There is no evidence — nor is it argued — that the City initiated the investigation into Shilling's claims on its own or for any reason other than Shilling's letter notifying it of her intent to appeal her termination.
The City cites a number of cases that are either distinguishable from the facts of this case or inapposite. And although the City — in response to Shilling's exhaustion argument — contends in reply that Shilling presented no evidence that it made a decision on her appeal before she filed suit, we agree with our sister court's logical conclusion that an employee's act of filing suit demonstrates an intent to terminate the grievance proceedings and pursue the claims in court. See Tex. Dep't of Transp. v. Needham, No. 03-98-00460-CV, 1999 WL 143853, at *3 (Tex.App.-Austin Mar. 18, 1999, no pet.) (not designated for publication) (addressing issue of whether an employee's filing of suit acts as an election under section 554.006(d) and holding that appellee's "filing of suit acted as an implied termination of . . . grievance procedures and was thus a tacit `election' under the statute."). Indeed, Shilling alleged in her original petition that she was terminating the grievance.
See Johnson v. The City of Dublin, 46 S.W.3d 401, 404-05 (Tex.App.-Eastland 2001, pet. denied) (holding that appellant failed to initiate city's grievance procedure because he did not submit written copy of grievance); Ruiz v. Austin ISD, No. 03-02-00798-CV, 2004 WL 1171666, at *7 (Tex.App.-Austin May 27, 2004, no pet.) (mem.op.) (holding that appellant failed to initiate grievance procedure by raising concerns at a meeting).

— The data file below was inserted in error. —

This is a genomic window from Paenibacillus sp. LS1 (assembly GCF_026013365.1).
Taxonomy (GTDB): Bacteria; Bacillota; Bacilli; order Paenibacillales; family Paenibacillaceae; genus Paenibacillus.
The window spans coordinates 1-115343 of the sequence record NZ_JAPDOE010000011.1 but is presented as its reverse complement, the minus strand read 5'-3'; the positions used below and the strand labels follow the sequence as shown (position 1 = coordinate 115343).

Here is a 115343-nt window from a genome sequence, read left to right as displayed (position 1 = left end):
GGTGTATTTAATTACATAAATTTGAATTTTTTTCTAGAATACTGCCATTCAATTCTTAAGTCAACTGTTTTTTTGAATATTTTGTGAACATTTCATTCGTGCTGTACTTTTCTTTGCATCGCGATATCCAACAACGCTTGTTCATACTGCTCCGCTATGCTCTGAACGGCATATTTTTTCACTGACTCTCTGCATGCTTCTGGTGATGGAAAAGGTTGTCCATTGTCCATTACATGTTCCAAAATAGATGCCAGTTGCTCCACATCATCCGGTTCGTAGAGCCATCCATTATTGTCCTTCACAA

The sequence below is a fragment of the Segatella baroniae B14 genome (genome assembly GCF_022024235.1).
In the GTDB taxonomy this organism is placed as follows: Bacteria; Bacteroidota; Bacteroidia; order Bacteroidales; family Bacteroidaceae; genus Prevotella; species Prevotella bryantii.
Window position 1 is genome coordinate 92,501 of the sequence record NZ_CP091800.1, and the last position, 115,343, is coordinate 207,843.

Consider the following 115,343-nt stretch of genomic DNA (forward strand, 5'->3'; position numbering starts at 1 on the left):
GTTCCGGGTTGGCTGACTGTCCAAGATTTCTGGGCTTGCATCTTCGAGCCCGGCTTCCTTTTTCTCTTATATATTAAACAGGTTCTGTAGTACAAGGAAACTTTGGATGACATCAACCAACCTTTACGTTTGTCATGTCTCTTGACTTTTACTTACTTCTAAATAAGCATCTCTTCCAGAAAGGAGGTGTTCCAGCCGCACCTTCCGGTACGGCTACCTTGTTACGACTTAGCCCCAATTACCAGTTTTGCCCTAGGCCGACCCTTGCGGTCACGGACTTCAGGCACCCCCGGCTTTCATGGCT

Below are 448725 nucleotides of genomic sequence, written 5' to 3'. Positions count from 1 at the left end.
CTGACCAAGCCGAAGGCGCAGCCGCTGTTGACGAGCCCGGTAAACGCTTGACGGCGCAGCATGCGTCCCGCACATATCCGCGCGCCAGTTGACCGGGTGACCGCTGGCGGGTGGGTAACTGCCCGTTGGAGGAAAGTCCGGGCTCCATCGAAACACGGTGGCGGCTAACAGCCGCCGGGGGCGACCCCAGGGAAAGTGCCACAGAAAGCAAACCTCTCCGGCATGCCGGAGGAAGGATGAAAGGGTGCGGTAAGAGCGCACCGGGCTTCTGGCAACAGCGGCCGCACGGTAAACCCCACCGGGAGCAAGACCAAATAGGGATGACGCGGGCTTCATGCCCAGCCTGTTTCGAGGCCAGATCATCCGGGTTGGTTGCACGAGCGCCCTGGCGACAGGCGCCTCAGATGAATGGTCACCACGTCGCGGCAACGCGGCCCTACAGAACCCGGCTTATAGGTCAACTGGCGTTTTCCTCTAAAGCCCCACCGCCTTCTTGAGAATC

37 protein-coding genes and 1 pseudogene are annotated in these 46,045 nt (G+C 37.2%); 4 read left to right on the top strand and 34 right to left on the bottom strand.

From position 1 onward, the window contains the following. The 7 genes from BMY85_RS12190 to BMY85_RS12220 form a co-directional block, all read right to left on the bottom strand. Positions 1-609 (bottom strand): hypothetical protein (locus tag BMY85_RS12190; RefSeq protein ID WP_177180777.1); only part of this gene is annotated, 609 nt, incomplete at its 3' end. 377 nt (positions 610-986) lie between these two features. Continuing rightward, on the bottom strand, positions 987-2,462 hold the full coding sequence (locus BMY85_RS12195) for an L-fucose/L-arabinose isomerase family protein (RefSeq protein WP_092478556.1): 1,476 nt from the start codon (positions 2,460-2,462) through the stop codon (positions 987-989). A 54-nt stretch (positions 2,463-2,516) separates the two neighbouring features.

With the exception of claiming in its reply brief that Marshall's deposition testimony is "not material," the City seems to disregard the evidence above demonstrating that it actually began an investigation in response to Shilling's December 2006 letter. Dismissing this evidence, however, is inconsistent not only with the liberal construction that we should give this portion of the Whistleblower Act (to effect its purpose that the employer be afforded an opportunity to correct its errors by resolving disputes before litigation), but also with the applicable standard of review. See Miranda, 133 S.W.3d at 228 (reasoning that trial court's review of plea to the jurisdiction challenging the existence of jurisdictional facts mirrors that of a traditional motion for summary judgment).
The record does not demonstrate that the City asserted this objection to Marshall's testimony and obtained a ruling by the trial court thereon. See TEX.R.APP. P. 33.1.
In light of the relevant jurisdictional evidence submitted by Shilling showing that her December 7, 2006 letter initiated an investigation by the City, a fact issue exists regarding the date on which she "initiated" the City's grievance procedure as contemplated by government code section 554.006(a). See TEX. GOV'T CODE ANN. § 554.006(a). Consequently, the trial court did not err by denying the City's plea to the jurisdiction on this ground. See Miranda, 133 S.W.3d at 227-28 (reasoning that the trial court must deny the plea to the jurisdiction and leave its resolution to the fact finder if the evidence creates a fact question regarding jurisdiction); City of Dallas v. Watts, 248 S.W.3d 918, 921-22 (Tex.App.-Dallas 2008, no pet.) (reasoning that appellant's arguments do not establish its plea to the jurisdiction as a matter of law but highlight fact dispute as to whether appellee's actions "initiated" appellant's appeal procedures). We overrule the City's first issue.